Singer, songwriter, guitarist, producer Nick Lowe has certainly left his stamp on popular music, starting with his stint with the pub-rock band Brinsley Schwarz — a strong influence on 1970s punk music — and during his years with Rockpile. His songs include "Cruel to Be Kind" and "(What's So Funny 'Bout) Peace, Love and Understanding," still an anti-war anthem after almost four decades. Lowe's latest album, Quality Street: A Seasonal Selection for All the Family, was released this fall on Yep Roc Records.
Singer, songwriter, actor, and activist Nellie McKay has amassed quite a following with her quirky musical approach. The London-born performer's 2009 album, Normal as Blueberry Pie, was a tribute to Doris Day; her latest, Home Sweet Mobile Home (on the Verve Forecast label) is packed with 13 McKay originals. For her portrayal of Polly Peachum in the Broadway production of The Threepenny Opera she won a Theatre World Award. And the Humane Society honored her with a Doris Day Music Award, in recognition of her dedication to animal rights.
At Wheaton High in Silver Spring, Maryland, Debra Monk was voted "best personality." They shouldn't have stopped there. This singer, actor, and writer has appeared in dozens of films, TV programs, and shows on and off Broadway, including Cat on a Hot Tin Roof, Curtains, Chicago, Picnic, and Pump Boys and Dinettes, which she co-wrote and for which she earned the first of several Tony nominations. For her performance as "Geneva" in Lanford Wilson's Redwood Curtain, she won a 1993 Tony Award.
Garrison Keillor was born in Anoka, graduated from the University of Minnesota ('66), and lives in St. Paul. He is the author of numerous books, including Pilgrims: A Wobegon Romance, and O, What A Luxury: Verses Lyrical, Vulgar, Pathetic & Profound (Grove Press), and the editor of several anthologies of poetry, including Good Poems: American Places (Viking).
The Guy's All-Star Shoe Band
Keyboardist, composer, and arranger Richard Dworsky is music director for A Prairie Home Companion. He has also accompanied Garrison Keillor on U.S. and European concert tours and has collaborated with numerous other performers, including Al Jarreau and singer/actress Kristin Chenoweth. Among his many CDs is So Near and Dear to Me (Prairie Home Productions).
Chet Atkins called Pat Donohue (guitar) one of the greatest fingerpickers in the world today. And he writes songs too — recorded by Suzy Bogguss, Kenny Rogers, and others. Nobody's Fault and Vicksburg Blues (a collaboration with Butch Thompson) are the most recent of Pat's albums.
Gary Raynor (bass) has performed with the Count Basie band, Sammy Davis Jr. — with whom he toured for several years — and the Minnesota Klezmer Band. He teaches jazz bass at the McNally Smith College of Music in St. Paul.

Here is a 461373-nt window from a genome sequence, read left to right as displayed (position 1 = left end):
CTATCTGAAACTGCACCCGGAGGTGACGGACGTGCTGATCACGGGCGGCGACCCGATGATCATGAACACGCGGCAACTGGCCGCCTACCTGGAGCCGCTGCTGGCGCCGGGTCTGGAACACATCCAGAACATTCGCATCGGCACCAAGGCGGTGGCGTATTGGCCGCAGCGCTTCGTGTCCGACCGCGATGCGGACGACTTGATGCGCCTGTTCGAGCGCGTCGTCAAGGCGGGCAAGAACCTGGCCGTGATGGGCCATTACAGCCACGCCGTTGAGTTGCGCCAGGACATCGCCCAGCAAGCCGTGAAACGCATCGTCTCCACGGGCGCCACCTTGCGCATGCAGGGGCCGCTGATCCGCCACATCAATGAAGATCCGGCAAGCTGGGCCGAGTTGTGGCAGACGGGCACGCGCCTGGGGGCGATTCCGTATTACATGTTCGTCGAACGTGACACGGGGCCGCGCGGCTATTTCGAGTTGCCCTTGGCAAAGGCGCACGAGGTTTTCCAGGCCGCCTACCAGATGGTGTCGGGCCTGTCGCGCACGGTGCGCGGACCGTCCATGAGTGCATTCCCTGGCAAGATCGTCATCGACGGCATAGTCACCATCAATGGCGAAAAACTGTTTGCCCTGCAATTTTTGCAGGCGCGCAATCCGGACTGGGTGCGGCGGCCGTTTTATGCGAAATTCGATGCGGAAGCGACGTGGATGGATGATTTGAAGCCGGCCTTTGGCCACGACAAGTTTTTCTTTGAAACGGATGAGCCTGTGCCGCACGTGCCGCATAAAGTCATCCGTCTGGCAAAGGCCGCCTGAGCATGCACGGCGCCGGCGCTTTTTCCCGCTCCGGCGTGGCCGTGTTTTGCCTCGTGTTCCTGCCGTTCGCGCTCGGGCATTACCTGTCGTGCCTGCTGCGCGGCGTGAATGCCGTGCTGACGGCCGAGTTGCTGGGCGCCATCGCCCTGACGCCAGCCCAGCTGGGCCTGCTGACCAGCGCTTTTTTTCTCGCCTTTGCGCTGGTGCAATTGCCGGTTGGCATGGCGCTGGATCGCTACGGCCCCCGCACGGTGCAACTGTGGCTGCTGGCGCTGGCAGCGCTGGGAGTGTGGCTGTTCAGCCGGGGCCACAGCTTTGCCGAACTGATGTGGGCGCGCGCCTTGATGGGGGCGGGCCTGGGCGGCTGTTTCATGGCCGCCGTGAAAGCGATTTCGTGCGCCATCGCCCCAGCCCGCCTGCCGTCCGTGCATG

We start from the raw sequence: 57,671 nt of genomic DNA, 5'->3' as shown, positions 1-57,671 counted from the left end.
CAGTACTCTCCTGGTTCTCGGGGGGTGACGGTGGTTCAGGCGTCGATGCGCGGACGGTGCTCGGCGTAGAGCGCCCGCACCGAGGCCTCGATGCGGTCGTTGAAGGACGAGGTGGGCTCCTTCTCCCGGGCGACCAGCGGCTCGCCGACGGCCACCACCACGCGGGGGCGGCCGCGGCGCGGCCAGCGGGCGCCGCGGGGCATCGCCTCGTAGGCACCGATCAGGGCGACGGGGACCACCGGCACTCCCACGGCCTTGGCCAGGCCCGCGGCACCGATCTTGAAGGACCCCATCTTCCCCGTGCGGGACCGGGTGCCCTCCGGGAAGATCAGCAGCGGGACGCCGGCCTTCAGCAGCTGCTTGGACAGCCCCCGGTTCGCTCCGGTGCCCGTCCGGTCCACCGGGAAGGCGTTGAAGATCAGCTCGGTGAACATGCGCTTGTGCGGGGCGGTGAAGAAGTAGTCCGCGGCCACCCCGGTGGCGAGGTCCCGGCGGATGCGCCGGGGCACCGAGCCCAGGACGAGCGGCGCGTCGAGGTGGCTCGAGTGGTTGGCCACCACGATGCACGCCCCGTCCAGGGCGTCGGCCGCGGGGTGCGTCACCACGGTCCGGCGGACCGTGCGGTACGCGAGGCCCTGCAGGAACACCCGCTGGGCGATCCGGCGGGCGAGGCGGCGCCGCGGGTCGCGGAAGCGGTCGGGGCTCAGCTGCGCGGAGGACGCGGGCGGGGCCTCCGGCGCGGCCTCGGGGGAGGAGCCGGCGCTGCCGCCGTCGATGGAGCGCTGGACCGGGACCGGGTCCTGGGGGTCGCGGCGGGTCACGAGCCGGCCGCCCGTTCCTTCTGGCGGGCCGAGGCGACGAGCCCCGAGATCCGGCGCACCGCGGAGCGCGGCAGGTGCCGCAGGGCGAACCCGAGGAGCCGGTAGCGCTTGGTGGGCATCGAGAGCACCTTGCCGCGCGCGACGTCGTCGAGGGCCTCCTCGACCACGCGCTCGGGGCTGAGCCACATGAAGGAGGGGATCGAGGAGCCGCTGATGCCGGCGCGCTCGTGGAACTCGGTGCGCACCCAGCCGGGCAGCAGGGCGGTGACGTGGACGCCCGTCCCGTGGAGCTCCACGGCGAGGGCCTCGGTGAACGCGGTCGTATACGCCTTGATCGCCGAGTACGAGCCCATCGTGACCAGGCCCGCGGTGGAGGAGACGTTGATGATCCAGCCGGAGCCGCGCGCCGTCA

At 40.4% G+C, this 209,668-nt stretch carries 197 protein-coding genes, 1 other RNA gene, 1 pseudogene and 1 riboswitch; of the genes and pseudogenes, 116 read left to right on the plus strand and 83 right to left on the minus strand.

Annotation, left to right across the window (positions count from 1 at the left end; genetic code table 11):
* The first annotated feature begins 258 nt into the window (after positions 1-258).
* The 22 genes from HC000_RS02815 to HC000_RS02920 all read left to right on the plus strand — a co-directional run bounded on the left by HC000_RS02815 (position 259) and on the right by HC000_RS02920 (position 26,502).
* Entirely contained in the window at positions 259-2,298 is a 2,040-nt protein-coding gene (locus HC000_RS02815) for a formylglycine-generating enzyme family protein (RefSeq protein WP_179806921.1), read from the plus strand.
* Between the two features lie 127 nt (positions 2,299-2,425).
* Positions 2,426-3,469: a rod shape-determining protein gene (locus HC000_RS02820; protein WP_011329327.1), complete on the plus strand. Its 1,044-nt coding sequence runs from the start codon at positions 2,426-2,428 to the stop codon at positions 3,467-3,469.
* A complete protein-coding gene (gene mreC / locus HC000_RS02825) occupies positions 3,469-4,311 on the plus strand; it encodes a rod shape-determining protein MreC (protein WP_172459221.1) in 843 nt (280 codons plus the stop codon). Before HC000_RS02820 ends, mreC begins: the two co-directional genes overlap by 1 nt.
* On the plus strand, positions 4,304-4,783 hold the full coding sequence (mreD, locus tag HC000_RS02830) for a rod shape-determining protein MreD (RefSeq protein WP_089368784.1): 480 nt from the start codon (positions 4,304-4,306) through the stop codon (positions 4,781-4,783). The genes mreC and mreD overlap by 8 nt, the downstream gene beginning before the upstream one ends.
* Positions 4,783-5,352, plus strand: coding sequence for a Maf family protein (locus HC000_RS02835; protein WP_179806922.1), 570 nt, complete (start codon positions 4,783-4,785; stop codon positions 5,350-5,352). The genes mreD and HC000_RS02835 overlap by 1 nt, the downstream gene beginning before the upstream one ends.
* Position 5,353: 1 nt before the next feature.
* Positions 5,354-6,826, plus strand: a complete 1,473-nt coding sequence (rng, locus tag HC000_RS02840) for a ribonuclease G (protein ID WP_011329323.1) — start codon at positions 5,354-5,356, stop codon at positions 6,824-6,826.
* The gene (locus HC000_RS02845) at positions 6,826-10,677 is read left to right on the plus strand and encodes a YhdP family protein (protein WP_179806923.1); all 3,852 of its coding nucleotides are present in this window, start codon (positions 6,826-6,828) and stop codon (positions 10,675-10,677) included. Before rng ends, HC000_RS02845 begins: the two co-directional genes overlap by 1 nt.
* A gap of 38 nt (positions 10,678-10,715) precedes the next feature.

Peter Johnson (percussion) has played klezmer music with Doc Severinsen and jazz with Dave Brubeck. He was a drummer for The Manhattan Transfer and for Gene Pitney. He has toured the world, but he always comes back to home base: Saint Paul.
When Richard Kriehn turned 10, his mom bought him a mandolin; at 19, he'd won the Buck White International Mandolin Contest. He went on to play with the Nashville Mandolin Ensemble and bluegrass group 1946. On the classical side, he has performed with numerous orchestras and was principal second violin for the Washington/Idaho Symphony.
Sound effects man Fred Newman is an actor, writer, musician, and sound designer for film and TV. He is author of the book (and CD/CD-ROM) MouthSounds. Fred admits that, growing up, he was unceremoniously removed from several classrooms, "once by my bottom lip."
One minute he's mild-mannered Tim Russell; the next he's George Bush or Julia Child or Barack Obama. We've yet to stump this man of many voices. In other roles, Tim played the part of Al, the stage manager, in the Robert Altman film A Prairie Home Companion and a detective in the Coen brothers' A Serious Man.
On APHC, Sue Scott plays everything from ditzy teenagers to Guy Noir stunners to leathery crones who've smoked one pack of Camel straights too many. The Tucson, Arizona, native is well known for her extensive commercial and voice-over work on radio and television, as well as movie and stage roles.
Lovingly selected from the earliest archives of A Prairie Home Companion, this heirloom collection represents the music from earliest years of the now legendary show: 1974–1976. With songs and tunes from jazz pianist Butch Thompson, mandolin maestro Peter Ostroushko, Dakota Dave Hull and the first house band, The Powdermilk Biscuit Band (Adam Granger, Bob Douglas and Mary DuShane).